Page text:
A 2013 study in the UK found that individuals with learning disabilities are at higher risk of premature death than those in the general population. For the purposes of the study, a death was considered premature if “without a specific event that formed part of the ‘pathway’ that led to death, it was probable that the person would have continued to live for at least one more year.” Lead author Dr. Pauline Heslop said,
“The unacceptable situation remains that for every one person general population who dies from a cause of death amenable to good healthcare, three people with learning disabilities will do so.”
You can read the full study here http://www.bristol.ac.uk/media-library/sites/cipold/migrated/documents/fullfinalreport.pdf
This risk may be even higher for those who are diagnosed with autism, especially when communication is an issue. Individuals who are nonverbal may not be able to explain their symptoms to doctors or caregivers, and often behaviors such as head-banging or slapping may be written off as autistic self-stimulatory behaviors. Parents and regular caregivers who know an individual well may be able to tell when something is off, but for those who are living in residential facilities with high employee turnover, it is all too easy to miss the signs.
The tendency for some individuals with autism to suffer from hyper or hypo-sensitivity further complicates the problem. Those who are hypersensitive may react strongly to a light touch or ordinary sounds, and their reactions to pain may be written off as another symptom of autism. Individuals who are hyposensitive are under-reactive to pain, and they may not notice symptoms until the disease has progressed into a serious disorder. A relatively small problem, such as a toothache, can lead to significantly larger medical issues if left untreated. Early detection is also a significant factor in successfully treating diseases like cancer.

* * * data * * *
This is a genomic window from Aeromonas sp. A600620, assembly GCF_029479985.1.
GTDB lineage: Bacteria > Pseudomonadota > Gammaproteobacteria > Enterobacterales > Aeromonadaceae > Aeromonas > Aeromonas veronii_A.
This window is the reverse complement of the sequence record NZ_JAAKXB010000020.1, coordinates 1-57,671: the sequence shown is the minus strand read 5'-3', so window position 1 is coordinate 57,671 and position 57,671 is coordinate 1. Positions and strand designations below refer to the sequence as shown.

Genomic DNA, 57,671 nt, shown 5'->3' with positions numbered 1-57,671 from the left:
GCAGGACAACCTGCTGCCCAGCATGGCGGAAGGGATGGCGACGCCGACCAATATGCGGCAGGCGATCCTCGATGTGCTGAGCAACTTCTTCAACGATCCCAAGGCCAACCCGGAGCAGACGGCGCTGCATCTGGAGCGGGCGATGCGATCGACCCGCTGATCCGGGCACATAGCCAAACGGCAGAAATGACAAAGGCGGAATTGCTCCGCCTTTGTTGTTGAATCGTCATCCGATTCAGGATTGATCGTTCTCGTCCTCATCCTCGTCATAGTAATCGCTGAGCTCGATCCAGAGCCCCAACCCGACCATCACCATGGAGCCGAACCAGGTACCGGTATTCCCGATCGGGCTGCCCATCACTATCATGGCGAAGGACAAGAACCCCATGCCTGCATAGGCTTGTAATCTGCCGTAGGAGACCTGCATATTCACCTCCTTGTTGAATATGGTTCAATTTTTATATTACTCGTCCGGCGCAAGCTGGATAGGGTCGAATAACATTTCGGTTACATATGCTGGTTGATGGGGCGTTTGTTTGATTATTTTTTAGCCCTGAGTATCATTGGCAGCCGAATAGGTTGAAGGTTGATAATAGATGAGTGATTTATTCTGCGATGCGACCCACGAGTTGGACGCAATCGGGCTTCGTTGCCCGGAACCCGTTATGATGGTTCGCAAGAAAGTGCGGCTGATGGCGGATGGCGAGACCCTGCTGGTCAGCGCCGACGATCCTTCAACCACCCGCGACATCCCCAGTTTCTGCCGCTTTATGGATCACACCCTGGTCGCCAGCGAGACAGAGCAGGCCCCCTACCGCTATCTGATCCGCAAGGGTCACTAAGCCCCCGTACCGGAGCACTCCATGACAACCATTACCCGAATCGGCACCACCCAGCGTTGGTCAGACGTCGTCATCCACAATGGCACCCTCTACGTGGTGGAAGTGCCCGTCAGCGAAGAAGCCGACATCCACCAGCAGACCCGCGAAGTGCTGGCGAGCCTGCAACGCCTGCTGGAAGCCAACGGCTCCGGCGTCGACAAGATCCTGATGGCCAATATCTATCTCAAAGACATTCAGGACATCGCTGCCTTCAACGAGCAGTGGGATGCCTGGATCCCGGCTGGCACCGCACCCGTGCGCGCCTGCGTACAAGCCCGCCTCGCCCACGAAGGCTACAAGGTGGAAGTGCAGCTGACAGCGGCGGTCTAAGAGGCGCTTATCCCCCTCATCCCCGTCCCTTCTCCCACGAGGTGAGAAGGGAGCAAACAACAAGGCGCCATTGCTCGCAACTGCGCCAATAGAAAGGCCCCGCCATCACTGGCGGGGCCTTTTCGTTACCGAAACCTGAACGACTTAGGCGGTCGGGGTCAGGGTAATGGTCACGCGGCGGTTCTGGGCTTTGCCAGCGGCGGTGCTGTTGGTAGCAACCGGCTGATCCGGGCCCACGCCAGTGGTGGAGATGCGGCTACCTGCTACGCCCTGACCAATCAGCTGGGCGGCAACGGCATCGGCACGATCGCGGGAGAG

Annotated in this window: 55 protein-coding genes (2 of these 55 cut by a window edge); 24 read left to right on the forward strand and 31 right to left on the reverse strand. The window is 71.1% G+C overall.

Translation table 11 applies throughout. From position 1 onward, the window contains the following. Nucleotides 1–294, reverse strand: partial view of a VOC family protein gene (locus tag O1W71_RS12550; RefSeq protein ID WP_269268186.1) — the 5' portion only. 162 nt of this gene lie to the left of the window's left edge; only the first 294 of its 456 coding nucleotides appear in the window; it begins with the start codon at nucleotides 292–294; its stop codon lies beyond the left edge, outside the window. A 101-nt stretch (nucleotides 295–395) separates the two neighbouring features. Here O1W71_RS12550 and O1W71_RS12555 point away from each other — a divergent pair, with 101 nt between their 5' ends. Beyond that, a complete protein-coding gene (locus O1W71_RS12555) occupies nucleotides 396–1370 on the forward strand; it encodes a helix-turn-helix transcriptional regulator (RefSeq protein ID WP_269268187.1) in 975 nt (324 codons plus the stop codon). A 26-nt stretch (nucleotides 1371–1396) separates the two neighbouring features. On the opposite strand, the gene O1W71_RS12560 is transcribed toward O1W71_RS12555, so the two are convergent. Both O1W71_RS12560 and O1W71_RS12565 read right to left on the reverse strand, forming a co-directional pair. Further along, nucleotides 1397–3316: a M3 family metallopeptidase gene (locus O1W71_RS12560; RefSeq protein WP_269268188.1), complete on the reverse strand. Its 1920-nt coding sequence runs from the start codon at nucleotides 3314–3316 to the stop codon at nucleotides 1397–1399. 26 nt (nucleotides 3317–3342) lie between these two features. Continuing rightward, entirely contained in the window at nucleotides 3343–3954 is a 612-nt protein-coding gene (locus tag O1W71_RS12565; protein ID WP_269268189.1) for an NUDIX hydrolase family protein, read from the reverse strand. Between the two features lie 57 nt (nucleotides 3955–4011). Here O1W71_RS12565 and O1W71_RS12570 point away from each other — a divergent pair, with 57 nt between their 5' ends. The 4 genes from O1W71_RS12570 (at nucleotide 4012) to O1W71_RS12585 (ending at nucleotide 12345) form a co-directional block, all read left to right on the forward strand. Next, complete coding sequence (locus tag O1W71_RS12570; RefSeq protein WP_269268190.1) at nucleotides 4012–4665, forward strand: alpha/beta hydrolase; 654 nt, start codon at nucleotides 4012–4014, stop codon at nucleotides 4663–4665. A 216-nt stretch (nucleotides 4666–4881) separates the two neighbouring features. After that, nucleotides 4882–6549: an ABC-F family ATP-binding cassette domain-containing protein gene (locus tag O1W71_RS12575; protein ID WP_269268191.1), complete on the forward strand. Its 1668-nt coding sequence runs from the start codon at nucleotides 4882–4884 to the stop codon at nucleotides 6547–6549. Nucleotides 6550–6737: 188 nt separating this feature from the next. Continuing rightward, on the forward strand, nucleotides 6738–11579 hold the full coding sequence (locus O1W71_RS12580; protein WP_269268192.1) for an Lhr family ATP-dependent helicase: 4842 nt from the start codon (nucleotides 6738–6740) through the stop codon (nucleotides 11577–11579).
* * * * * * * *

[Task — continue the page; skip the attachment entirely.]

Few medical professionals have the training or experience to understand how nonverbal patients with autism may be communicating, and they often miss symptoms that could have led to a diagnosis and proper treatment. Jim Blair is a consultant learning disability nurse in the United Kingdom who campaigns for better treatment of adults and children with learning disabilities in hospitals. Staff members who are trained to understand the unique communication style of patients with disabilities can help doctors determine the meaning of certain behaviors. Currently less than half of the hospitals in the UK have learning disability nurse specialists on staff.
The National Autistic Society has encouraged the use of health “passports” for individuals with disabilities. These documents contain vital personal history, medical information, sensory idiosyncrasies, and advice on how the patient might behave when stressed or in pain. Many health professionals have found these passports to be helpful, but unfortunately, there are many who refuse to take the time to read them.
Other resources include the Books Beyond Words series, which explains common health problems in pictures. Visual pain scales using faces instead of numbers can also be helpful to patients with autism.
Editor Note: Over the past year we have reported on many (but far from all) unnecessary deaths among individuals with autism. Comments are open for your views.